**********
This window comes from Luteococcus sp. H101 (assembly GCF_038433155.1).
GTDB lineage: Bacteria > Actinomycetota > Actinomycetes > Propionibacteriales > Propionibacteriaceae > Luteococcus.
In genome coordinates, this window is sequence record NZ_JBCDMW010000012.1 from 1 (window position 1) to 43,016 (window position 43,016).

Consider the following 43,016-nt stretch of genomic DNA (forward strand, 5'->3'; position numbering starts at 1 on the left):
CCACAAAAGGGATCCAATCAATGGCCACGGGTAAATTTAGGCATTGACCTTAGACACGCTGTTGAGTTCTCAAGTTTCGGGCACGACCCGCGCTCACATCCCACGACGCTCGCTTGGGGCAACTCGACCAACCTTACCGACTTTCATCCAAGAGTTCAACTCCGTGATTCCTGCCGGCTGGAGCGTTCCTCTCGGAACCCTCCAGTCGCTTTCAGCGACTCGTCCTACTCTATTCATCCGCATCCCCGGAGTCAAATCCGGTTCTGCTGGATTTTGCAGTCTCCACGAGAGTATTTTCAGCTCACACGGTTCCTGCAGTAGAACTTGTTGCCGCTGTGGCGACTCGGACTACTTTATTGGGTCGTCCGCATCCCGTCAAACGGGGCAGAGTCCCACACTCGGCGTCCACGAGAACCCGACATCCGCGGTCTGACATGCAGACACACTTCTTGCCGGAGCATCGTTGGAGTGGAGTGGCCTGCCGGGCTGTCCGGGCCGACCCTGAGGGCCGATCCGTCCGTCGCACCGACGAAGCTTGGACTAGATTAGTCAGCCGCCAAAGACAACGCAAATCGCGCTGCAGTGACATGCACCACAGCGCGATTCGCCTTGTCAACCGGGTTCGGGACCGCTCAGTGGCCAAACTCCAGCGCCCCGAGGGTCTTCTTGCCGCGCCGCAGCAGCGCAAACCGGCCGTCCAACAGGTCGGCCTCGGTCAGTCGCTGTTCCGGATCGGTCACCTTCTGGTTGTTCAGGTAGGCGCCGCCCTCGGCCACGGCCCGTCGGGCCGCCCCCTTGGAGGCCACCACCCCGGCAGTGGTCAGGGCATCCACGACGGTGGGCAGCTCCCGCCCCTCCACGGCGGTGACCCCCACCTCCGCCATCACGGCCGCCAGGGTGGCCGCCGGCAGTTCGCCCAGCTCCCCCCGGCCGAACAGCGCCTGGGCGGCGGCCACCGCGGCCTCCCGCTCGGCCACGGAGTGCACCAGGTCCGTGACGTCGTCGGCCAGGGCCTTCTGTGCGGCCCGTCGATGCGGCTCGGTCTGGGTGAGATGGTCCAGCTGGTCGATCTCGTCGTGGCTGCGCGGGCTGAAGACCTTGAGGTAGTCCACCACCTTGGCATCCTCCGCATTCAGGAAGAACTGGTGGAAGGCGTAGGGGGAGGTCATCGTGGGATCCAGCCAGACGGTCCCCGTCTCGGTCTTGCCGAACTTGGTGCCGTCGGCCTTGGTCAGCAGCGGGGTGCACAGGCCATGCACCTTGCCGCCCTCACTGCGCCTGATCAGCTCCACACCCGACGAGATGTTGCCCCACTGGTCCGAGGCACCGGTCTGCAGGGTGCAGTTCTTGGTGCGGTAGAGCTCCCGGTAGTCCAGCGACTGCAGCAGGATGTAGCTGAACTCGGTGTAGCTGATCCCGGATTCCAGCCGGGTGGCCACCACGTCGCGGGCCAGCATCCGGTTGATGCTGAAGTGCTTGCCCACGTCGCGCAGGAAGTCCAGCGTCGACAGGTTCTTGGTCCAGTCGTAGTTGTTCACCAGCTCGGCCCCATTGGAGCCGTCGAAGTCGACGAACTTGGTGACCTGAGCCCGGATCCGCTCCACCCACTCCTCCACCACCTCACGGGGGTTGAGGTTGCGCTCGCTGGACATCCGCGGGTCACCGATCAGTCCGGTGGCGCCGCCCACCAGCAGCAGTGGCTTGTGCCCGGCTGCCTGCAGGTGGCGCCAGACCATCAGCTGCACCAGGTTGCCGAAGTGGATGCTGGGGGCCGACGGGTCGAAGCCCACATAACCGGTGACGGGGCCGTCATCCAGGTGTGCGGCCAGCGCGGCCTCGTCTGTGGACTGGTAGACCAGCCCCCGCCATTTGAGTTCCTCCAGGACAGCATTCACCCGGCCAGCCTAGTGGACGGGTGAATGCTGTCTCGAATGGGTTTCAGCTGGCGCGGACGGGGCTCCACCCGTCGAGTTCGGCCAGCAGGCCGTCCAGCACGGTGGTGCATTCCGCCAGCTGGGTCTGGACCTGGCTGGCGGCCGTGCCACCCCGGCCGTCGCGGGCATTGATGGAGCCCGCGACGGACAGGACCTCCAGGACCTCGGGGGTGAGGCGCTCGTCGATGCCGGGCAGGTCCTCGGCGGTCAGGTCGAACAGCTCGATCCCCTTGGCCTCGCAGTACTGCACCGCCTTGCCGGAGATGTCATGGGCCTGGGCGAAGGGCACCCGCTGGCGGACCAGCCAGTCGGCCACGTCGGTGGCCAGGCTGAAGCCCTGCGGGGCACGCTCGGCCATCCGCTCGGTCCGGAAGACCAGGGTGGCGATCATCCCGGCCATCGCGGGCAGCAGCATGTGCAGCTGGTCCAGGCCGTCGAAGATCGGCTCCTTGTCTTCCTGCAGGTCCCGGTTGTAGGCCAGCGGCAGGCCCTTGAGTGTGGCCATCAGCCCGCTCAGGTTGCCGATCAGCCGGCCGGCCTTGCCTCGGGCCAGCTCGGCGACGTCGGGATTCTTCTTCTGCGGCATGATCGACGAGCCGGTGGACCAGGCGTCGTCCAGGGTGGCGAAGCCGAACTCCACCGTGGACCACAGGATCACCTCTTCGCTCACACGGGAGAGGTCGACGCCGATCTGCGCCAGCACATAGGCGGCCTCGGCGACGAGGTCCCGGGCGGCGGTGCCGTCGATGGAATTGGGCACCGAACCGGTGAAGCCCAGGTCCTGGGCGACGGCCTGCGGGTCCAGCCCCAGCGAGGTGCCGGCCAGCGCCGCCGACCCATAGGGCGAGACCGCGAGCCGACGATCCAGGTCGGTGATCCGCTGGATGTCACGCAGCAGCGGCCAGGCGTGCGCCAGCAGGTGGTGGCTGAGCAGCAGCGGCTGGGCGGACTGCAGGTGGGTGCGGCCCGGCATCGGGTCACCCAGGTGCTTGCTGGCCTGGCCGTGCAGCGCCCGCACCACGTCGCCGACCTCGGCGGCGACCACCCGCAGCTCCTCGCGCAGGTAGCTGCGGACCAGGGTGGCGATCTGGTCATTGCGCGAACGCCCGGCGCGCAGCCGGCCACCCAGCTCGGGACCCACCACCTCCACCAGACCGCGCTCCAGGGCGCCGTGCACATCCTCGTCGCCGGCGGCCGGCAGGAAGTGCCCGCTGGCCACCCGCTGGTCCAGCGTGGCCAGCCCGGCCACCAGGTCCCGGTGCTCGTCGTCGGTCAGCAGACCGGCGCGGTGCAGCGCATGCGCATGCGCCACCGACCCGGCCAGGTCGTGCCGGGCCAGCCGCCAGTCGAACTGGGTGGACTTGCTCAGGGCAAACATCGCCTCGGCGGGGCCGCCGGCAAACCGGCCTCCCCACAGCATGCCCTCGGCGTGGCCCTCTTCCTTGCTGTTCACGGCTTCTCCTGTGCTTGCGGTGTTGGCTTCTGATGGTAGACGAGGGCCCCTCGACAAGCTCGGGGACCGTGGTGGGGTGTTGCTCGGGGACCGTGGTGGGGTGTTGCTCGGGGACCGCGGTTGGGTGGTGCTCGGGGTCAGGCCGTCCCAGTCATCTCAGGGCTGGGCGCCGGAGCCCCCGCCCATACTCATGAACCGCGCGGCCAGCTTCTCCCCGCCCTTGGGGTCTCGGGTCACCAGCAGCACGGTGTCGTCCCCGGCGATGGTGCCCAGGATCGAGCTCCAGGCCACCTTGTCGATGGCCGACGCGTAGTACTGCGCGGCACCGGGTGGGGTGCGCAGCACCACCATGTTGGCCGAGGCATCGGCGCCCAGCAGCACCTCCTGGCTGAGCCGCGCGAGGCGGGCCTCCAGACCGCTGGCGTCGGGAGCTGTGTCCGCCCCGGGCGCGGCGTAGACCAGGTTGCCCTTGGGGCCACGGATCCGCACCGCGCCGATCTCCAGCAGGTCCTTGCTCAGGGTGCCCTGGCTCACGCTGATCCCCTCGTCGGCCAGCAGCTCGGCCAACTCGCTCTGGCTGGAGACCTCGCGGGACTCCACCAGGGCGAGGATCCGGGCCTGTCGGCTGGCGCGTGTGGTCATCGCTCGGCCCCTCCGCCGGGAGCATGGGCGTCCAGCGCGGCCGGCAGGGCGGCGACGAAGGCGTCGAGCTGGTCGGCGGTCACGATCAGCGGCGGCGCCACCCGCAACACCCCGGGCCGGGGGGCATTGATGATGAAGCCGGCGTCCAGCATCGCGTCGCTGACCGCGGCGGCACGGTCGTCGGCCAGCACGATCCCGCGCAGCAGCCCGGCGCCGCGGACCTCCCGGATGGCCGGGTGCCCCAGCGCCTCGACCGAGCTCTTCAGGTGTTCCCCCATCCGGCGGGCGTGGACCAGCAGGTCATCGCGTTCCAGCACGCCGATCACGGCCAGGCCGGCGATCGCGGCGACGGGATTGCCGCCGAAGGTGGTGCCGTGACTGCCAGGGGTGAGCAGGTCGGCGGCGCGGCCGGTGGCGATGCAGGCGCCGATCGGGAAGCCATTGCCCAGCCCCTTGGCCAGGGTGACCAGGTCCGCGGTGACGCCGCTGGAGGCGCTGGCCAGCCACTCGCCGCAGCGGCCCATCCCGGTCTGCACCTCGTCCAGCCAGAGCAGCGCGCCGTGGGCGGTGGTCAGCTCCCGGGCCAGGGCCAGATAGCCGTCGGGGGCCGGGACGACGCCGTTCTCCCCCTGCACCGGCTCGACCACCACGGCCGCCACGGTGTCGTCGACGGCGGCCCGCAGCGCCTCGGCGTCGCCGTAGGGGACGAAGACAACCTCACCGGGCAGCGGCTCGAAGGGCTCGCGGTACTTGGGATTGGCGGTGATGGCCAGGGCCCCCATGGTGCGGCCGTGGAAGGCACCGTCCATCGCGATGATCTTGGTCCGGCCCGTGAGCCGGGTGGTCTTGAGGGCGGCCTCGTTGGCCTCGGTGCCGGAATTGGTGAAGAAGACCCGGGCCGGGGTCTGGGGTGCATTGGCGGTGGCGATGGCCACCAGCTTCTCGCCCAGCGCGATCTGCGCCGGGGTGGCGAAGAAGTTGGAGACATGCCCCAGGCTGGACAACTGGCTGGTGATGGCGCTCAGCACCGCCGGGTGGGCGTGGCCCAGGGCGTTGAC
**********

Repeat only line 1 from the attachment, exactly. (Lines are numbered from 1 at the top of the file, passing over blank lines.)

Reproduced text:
This window comes from Luteococcus sp. H101 (assembly GCF_038433155.1).